Identity, culture, and belonging: bridging the gap between mental health and the arts
27 October, 2023
This blog post is by Isabelle Gallier-Birt, one of our inaugural Aggrey Burke Fellows.
Somewhere in the NHS…
Crouching in the corner of the patient lounge, I plug in the ancient CD player and fiddle with its controls. After much protest from the device, the CD compartment glides open, and I insert the disc. A 'Best-Of' compilation from the 1980s - a likely crowd pleaser.
Left in the capable hands of the OT, the room begins to fill; chairs squeak as they're dragged over the lino floors, and Lionel Richie echoes from the dusty speakers. As the hour goes on, between tasks, I poke my head around the lounge door, and see the sing-along in full swing.
Some patients know every lyric, some are nodding their heads and tapping feet to the rhythm, and others are just soaking it in. A couple of patients stand just down the corridor from the lounge entrance, not quite ready to enter the thick of the cacophony but seeming to enjoy the music from afar.
Occasions like this, experienced while working as a Nursing Assistant in old age psychiatry, are a reminder of the significance of the arts within the specialty and why its therapeutic value should be accessible to all. Reflecting on the intersectionality of mental health, the arts, and the Black identity has shown me that to perceive, create, and express art is a universal but also deeply personal experience.
“Marcus Garvey’s words come to pass”: artistic expression and Black Caribbean history
My grandparents emigrated to the UK from Jamaica in the 1950s as part of the Windrush Generation. The Caribbean has a rich tradition of art, music, storytelling, and cuisine as means of cultural expression. Migration to, and from, the islands has shaped the creative identity of the region.
The birth of reggae in Jamaica was an art form that transcended cultural borders and inspired artistic expression across subsequent generations. Reggae lyrics often address themes of social injustice, resilience, and personal struggles. The music provides a platform for individuals to identify and express their emotions and experiences, and some artists use their music to remind listeners of the colonialism and slavery that form part of Caribbean history.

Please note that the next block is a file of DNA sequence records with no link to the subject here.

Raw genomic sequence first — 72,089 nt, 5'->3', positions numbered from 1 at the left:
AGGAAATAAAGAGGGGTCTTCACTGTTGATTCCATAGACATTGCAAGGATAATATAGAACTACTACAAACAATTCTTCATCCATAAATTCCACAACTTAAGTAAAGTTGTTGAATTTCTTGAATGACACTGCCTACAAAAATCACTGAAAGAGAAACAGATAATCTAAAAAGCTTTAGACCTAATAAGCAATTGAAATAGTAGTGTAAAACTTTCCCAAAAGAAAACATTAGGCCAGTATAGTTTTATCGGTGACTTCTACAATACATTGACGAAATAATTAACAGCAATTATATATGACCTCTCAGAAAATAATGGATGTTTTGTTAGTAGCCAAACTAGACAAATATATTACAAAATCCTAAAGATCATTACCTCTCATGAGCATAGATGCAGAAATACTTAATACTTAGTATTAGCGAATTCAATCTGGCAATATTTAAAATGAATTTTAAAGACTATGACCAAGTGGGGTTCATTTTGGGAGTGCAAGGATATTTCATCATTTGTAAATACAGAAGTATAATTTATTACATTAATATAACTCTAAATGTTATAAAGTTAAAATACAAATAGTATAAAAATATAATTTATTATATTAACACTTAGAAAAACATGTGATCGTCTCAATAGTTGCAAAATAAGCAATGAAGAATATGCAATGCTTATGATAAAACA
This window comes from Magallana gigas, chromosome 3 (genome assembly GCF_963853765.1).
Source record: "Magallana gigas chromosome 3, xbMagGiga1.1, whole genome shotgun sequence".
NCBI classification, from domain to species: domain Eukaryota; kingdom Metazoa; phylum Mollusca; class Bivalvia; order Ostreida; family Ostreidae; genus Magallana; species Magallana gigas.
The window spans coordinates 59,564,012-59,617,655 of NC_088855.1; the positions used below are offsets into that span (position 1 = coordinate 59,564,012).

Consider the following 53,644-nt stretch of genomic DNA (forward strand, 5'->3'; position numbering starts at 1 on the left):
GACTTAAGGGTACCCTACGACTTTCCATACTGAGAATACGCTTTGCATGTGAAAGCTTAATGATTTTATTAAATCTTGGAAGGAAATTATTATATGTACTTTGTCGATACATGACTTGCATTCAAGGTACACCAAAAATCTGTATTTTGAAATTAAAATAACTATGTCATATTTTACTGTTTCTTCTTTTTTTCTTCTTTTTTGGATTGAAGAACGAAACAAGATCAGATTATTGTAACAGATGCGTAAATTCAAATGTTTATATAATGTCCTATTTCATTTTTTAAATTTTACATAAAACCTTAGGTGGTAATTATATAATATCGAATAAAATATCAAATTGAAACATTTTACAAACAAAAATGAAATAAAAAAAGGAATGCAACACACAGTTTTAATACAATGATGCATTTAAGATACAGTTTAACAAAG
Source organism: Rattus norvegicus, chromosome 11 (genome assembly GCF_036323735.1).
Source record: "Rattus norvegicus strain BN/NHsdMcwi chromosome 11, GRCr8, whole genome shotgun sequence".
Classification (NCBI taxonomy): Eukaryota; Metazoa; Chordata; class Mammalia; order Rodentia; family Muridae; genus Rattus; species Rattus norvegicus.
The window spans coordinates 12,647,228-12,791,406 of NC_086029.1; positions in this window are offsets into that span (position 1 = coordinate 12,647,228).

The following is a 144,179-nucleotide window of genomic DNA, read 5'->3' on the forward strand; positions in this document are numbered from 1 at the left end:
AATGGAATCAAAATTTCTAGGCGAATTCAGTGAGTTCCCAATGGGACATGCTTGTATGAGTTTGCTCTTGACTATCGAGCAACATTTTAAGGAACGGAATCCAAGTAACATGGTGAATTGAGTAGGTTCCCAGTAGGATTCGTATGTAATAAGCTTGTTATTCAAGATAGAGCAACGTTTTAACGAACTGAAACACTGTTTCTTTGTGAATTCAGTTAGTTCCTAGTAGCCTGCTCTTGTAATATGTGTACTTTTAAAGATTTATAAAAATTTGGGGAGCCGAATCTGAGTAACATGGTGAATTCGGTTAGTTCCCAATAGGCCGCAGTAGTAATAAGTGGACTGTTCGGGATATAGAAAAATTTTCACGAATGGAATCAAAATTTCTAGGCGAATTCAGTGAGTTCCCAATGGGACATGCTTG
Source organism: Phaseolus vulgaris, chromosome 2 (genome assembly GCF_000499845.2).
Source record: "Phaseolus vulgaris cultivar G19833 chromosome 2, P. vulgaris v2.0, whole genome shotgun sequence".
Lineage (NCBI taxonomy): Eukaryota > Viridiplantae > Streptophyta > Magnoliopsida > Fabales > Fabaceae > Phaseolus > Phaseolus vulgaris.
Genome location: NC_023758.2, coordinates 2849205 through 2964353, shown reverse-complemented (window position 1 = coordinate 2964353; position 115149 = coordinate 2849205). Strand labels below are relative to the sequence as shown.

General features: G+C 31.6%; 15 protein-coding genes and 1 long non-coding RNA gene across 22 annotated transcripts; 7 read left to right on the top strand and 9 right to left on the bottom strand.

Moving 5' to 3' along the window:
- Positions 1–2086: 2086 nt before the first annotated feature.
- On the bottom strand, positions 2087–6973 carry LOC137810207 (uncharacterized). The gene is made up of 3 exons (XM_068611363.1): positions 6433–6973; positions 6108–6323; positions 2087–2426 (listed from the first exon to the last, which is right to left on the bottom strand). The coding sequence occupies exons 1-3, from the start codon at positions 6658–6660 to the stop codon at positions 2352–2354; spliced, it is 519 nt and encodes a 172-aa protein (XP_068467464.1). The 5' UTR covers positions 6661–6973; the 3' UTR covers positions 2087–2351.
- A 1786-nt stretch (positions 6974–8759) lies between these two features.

One of my favorite reggae albums, 'Marcus Garvey,' released in 1975 by the group Burning Spear, exemplifies this concept. The album and the title track are named after Garvey, a National Hero of Jamaica and an influential figure in the Pan-African and Rastafari movements.
The album, much like Marcus Garvey's ideology, promotes a strong sense of identity and belonging. Feeling connected to one's cultural heritage and the broader community can have a positive impact on mental well-being.
The intersection of mental Health and the arts
To me, art is an expression of the human experience. Wider in scope than the typical mediums of paint, words, and music, our art is how we choose to tell our story. Whether this be the clothes we wear, our afro hair, or the traditions passed down from generation to generation, our experience is expressed through our art, and in turn, art enriches our experiences.
If art and expression are irrevocably linked, then we can assume that art is also a tool for expressing some of the struggles of the human experience: persecution, isolation, and loss. Like Burning Spear’s album, artistic tributes to home, history, and culture can be a soothing reminder of our sense of self and belonging in a rapidly changing world. This community support can be translated through more diverse art forms, such as cultural celebrations and religious ceremonies.
Fostering togetherness and collectivism through creative outlets was important for coping with the challenges of migration and the potential mental health challenges from existing in an often oppressive environment. The extended family networks formed by the Caribbean diaspora and the Windrush generation through music, food, writing, and sport are a poignant example of this.
The road ahead
Artistic expression bridges the gap between cultural identity and how we nurture our mental well-being. From a clinical standpoint, a willingness to learn about a patient’s cultural needs opens up unique and valuable avenues for healing and support.
As a future clinician, this Black History Month, I am glad to be reminded of the depth and resilience of Caribbean culture by both the abundance of art it inspires and the need to move towards a future in psychiatry where culture and identity are valued when providing care.
This post was part of our Black History Month content for 2023.